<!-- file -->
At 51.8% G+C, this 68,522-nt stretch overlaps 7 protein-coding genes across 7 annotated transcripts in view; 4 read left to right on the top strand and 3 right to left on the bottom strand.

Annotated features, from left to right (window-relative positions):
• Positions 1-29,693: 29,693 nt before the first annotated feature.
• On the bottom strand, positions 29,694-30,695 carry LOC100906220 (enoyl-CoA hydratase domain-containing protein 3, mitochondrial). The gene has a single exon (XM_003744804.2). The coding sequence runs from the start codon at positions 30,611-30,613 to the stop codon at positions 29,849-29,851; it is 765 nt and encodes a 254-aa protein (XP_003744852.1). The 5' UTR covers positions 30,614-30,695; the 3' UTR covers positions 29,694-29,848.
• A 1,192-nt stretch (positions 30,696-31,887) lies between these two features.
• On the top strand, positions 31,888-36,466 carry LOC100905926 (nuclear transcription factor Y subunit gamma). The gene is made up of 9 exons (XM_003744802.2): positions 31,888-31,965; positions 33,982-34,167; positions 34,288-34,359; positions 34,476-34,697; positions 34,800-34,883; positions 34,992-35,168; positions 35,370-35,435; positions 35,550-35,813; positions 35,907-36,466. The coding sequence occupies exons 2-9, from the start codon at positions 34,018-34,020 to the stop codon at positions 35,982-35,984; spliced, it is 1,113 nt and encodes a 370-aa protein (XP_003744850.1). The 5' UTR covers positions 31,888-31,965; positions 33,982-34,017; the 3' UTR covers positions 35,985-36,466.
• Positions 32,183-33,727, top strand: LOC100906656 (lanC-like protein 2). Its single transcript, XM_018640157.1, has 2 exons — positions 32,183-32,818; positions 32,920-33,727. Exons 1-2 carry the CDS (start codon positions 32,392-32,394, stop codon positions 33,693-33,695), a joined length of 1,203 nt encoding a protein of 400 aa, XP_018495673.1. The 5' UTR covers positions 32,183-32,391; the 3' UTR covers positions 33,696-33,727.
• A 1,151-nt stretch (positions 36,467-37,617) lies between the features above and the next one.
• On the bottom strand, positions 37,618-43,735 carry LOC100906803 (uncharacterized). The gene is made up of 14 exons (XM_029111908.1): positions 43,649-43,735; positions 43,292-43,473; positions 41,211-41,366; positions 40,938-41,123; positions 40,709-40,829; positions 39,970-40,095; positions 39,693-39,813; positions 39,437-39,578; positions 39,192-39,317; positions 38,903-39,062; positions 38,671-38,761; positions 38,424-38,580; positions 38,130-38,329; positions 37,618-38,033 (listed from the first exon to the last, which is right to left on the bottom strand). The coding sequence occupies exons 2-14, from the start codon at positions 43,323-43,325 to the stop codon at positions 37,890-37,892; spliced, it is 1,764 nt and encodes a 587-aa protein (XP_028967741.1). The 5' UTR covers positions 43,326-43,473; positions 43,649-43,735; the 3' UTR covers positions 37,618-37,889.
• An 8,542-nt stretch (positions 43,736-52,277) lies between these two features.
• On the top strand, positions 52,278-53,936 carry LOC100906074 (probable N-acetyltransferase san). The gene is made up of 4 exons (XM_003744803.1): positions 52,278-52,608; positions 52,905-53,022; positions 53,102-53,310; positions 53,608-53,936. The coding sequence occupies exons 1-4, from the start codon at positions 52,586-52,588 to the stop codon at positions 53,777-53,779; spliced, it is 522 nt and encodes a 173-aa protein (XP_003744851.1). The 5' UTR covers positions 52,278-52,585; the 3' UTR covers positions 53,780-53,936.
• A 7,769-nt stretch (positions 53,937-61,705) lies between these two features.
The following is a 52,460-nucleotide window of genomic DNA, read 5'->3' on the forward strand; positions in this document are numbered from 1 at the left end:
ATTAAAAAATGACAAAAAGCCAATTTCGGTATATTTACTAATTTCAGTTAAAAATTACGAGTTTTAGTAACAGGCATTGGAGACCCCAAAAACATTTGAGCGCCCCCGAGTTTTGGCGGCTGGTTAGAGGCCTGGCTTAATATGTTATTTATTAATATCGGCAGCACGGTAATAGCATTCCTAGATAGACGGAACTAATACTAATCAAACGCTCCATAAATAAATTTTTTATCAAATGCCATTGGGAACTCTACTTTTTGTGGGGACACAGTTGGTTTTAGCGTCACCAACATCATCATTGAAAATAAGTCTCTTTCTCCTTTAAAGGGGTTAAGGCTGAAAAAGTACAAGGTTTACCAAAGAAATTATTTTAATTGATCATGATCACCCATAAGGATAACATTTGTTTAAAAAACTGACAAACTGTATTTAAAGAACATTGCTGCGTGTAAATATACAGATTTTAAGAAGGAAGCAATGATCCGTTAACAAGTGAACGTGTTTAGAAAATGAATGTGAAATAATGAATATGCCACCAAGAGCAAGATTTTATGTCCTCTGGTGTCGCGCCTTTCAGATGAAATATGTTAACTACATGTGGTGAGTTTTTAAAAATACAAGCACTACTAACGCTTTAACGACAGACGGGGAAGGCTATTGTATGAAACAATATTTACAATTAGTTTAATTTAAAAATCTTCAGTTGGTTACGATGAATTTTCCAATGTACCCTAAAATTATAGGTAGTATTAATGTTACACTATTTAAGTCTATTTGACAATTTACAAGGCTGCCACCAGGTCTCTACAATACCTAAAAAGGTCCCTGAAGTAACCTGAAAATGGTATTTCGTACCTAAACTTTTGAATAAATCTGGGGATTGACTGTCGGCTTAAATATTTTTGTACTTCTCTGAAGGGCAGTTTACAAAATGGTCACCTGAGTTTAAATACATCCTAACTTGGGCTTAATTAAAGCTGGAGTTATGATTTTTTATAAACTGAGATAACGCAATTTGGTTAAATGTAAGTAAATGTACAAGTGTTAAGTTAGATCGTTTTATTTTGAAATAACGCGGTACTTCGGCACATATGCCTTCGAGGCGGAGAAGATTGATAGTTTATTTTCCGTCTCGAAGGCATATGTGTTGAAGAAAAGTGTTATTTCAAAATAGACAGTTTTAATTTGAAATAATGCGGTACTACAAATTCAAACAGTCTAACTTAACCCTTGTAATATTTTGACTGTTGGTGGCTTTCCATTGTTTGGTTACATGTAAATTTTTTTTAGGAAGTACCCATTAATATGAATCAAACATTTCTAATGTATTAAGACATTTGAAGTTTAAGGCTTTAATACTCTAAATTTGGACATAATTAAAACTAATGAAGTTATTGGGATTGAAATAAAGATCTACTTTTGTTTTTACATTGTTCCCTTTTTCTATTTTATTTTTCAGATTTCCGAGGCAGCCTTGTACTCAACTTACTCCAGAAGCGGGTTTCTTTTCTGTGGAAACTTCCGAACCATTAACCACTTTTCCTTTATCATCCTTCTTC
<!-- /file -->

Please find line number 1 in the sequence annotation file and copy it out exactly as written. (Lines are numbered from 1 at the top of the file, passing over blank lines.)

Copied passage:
At 51.8% G+C, this 68,522-nt stretch overlaps 7 protein-coding genes across 7 annotated transcripts in view; 4 read left to right on the top strand and 3 right to left on the bottom strand.